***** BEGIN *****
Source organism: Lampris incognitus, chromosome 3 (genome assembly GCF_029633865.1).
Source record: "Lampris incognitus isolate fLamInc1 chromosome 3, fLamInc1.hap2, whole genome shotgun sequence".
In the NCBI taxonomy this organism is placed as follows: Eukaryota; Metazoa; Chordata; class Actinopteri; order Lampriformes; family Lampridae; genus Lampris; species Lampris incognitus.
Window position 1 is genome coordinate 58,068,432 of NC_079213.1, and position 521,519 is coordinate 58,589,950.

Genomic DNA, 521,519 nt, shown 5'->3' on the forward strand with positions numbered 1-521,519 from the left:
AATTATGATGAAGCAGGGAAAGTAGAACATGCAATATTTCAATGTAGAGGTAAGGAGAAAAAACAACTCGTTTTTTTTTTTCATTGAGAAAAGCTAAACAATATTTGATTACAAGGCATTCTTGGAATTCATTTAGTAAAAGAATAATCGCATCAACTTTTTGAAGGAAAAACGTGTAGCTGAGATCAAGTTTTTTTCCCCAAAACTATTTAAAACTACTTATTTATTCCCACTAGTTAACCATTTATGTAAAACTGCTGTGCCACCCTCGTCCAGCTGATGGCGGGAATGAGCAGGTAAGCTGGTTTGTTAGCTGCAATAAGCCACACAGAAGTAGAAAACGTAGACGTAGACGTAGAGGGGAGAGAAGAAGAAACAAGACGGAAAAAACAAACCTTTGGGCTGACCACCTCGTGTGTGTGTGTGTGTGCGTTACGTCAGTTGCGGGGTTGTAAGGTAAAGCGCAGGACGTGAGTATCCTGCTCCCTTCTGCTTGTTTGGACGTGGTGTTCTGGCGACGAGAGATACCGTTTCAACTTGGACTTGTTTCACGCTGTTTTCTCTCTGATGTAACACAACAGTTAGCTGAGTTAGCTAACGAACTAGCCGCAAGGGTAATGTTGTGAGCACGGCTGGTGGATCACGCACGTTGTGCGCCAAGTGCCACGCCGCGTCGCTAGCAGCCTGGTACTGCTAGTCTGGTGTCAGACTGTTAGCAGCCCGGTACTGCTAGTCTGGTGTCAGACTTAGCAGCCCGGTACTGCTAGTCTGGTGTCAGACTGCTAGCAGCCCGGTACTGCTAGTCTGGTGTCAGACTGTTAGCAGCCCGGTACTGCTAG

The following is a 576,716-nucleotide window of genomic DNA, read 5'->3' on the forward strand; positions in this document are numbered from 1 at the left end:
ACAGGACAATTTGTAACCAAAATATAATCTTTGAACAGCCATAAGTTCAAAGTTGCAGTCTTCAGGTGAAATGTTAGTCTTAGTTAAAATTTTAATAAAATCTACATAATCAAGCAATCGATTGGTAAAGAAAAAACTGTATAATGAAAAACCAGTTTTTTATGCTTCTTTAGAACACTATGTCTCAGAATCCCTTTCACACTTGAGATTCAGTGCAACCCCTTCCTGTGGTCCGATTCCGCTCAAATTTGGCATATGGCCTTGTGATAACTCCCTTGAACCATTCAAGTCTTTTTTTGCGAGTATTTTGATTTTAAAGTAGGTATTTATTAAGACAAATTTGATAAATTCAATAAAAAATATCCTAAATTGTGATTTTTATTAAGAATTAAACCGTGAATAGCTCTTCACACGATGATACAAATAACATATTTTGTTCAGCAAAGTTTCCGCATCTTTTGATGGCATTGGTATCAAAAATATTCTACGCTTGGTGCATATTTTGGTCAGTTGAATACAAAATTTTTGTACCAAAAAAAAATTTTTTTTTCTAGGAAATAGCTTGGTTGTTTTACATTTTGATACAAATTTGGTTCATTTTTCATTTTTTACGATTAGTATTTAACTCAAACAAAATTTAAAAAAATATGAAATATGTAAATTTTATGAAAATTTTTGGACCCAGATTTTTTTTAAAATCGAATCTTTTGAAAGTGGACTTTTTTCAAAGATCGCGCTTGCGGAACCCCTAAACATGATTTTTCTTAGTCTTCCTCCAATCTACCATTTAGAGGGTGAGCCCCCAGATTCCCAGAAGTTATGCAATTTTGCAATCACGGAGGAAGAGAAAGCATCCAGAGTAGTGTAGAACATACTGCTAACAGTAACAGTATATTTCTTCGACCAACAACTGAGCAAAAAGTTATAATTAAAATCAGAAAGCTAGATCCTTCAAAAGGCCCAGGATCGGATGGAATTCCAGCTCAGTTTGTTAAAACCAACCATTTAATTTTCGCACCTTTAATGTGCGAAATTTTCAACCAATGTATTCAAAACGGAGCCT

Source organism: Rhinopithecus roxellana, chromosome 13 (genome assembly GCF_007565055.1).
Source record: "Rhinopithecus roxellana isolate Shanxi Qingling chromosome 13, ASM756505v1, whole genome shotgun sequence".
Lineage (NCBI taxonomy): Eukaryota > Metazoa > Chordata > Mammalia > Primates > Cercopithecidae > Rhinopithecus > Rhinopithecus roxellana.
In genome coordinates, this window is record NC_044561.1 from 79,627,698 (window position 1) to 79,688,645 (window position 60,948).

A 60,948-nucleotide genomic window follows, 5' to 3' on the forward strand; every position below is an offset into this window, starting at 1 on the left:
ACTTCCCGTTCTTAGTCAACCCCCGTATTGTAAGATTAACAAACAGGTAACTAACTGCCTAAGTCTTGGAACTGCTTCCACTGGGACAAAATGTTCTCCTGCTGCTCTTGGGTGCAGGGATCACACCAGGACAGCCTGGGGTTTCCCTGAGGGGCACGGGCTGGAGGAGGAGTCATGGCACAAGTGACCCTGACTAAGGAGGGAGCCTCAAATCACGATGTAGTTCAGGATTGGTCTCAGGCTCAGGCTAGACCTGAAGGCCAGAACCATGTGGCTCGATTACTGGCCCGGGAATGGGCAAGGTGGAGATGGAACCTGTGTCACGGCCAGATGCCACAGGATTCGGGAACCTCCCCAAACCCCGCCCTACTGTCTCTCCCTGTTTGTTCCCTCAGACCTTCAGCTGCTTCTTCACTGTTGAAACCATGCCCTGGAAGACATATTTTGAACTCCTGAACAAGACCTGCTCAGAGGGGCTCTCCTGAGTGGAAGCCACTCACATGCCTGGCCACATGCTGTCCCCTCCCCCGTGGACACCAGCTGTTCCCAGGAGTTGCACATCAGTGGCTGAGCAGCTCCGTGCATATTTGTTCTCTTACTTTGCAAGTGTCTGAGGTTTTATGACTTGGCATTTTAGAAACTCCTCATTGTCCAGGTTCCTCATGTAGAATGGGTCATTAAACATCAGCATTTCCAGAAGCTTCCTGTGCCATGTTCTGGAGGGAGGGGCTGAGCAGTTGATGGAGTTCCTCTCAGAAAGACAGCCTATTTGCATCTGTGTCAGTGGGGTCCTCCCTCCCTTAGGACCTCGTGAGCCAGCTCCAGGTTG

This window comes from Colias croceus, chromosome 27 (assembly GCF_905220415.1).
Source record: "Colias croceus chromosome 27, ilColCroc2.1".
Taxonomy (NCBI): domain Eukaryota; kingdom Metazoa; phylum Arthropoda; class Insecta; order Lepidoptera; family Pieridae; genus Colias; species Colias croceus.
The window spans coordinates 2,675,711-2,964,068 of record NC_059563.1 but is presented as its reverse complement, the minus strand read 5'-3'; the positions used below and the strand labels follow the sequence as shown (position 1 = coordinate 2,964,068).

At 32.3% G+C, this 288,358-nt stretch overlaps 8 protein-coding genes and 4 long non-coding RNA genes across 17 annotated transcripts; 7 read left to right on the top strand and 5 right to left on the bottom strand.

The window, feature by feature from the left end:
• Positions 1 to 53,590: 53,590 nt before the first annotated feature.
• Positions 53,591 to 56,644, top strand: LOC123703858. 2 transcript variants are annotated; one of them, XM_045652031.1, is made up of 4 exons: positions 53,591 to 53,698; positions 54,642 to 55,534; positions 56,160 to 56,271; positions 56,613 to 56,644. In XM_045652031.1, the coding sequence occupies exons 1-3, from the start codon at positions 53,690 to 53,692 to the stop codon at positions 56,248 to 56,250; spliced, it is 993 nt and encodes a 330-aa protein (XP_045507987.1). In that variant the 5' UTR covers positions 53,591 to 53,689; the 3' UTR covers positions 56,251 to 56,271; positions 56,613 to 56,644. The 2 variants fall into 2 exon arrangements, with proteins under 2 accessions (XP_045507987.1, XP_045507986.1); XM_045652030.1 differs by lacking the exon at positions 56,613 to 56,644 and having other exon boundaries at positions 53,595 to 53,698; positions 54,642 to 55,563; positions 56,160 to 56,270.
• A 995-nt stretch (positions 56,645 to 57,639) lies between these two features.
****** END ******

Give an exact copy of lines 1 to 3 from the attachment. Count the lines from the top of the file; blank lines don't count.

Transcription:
Source organism: Lampris incognitus, chromosome 3 (genome assembly GCF_029633865.1).
Source record: "Lampris incognitus isolate fLamInc1 chromosome 3, fLamInc1.hap2, whole genome shotgun sequence".
In the NCBI taxonomy this organism is placed as follows: Eukaryota; Metazoa; Chordata; class Actinopteri; order Lampriformes; family Lampridae; genus Lampris; species Lampris incognitus.